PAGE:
Netflix’s “The Chilling Adventures of Sabrina” hadn’t even started streaming yet when it managed to open up a generous stream of legal trouble for itself.

The Satanic Temple has not yet initiated any actual lawsuit against the show’s producers. But if I were Warner Bros. I might bet that something litigious this way comes.

Chances are anybody reading this is already painfully familiar with the “Sabrina” complaint, especially since it’s possessed nearly every news media outlet and inlet in the country this week.

The story also seems to have conjured a sudden and miraculous outbreak of meritless legal expertise claims all across social media. Like imps escaping the open mouth of Hell.

But beyond the copyright cataclysm, a thornier question sticks in the craw of a lot of the show’s Satan sympathizing viewership: Just how sensitive should we be about the way media depicts Satanism? And who gets to advocate for the devil when he needs it?


satanic temple Sabrina Netflix

Streaming witchcraft in the old days.


The 2018 series’ unfortunate events have to do with TST’s ever-photogenic monument of Baphomet, designed by artist Mark Porter in 2015.

Now let’s be clear: Nobody owns the rights to Baphomet. The original illustration dates to 1856, and royalty-free variations sit in the home of virtually every Satanist in the world. Hell, I’ve got three, which I think means they can vote me out of the house if they ever put their horns together.

But Porter’s monument is a distinct work of his own. Notably, it features three figures, and all of them—Baphomet plus the two kids—appear almost identical to imagery conjured sans permission on “Sabrina.” Which is a problem, because TST says it owns that copyright to that image.

I’m a pretty freewheeling guy when it comes to the law. But I know too many artists not to take IP protections seriously—lest I have a chilling misadventure of my own when their lawyers come calling.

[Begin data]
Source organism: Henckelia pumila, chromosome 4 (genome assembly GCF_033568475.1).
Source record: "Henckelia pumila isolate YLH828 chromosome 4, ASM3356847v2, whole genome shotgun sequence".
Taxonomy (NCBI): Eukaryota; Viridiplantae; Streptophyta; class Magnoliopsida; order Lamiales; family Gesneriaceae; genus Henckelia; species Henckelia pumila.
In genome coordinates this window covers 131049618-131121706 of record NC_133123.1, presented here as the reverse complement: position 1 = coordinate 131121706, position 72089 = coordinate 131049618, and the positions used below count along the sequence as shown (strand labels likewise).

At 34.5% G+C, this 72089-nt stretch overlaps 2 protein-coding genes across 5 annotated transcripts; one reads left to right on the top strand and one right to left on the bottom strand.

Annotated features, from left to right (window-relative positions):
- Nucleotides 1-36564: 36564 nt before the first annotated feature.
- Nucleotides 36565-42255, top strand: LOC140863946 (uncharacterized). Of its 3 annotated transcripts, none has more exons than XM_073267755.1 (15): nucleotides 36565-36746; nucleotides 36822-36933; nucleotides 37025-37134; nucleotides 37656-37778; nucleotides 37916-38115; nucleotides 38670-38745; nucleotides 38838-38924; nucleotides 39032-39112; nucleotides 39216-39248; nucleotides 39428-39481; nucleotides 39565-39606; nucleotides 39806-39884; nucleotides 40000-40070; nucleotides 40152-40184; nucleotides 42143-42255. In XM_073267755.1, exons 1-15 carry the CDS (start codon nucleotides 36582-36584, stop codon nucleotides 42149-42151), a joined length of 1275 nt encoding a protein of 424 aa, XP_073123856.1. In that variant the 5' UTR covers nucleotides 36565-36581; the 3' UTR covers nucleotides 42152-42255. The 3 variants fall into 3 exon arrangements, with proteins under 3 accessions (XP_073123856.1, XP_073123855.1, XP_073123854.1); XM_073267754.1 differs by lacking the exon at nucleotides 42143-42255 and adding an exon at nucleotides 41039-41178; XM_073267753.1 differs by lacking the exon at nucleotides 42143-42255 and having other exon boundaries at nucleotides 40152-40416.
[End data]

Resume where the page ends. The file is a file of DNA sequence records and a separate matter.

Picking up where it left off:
Temple cofounder Lucien Grieves told the San Francisco Chronicle that TST isn’t interested in monetary payment. But if Warner Bros. really did steal their design they’d be entirely entitled to one.

So that’s one thing. But Grieves’ grievances also extend to the show’s damning attitudes about Satanism.

In “The Chilling Adventure of Sabrina” (based on the 2014 comic of the same name), all witches are default devil worshipers, per the witch finding generalities of American/European folklore.

This is Hollywood Satanism, so of course you know what that means: human sacrifice, cannibalism, black magic, talking cats, etc. I’m waiting for the show’s in-universe Geraldo special exposing this any episode now.

On top of that, the hypocritical, devil-worshiping Church of Night on “Sabrina” preaches about personal freedom but in practice delivers patriarchal authority.


satanic temple Sabrina Netflix

The burning adventures of Sabrina.


I really want to interpret this as a satire of the Church of Satan, which also talks a good game about individualism but in practice is crushingly authoritarian. But odds are I’d have to sell my soul for a show that savvy.

Most of our Bay Area Satanists who have seen “Sabrina” like it despite all of this toil and trouble. And I’ll admit, I do too; was expecting something supernaturally stupid, but in truth I find the program’s seeming naivety charming.

Some viewers take offense at the show’s witchy-washy take on Satan though. Greaves calls it “asinine Satanic Panic fiction.” So let’s say he’s on the fence.

Fellow Satanists called it “dissonant,” “a shitty take,” and “idiotic.”

On one level I feel this should bother me too. After all, urban myths about “Satanic” conspiracies are on the rise again, and mythtaken Americans sometimes translate this to threats or violence.

But almost all of my favorite Satanism-themed media is as bad. And Satan is almost always stuck being the bad guy in Hollywood—typecast to the last.

“Sabrina” may be a particular case though. Notice, the show’s titular teen witch doesn’t fight the devil by finding Jesus. Instead she questions authority, asserts her own identity, works with likeminded people, and reforms the status quo.

Despite its pigheaded treatment of goatheaded idols, “Sabrina”—and Sabrina—showcases GREAT Satanic ideals. It might be the most authentically Satanic piece of media in decades—if not for the devil in the details.

Like most of America, “The Chilling Adventures of Sabrina” loves real Satanism. And like most of America, the show doesn’t know the difference.


Sabrina Netflix satanic temple

The other spirit of ’76.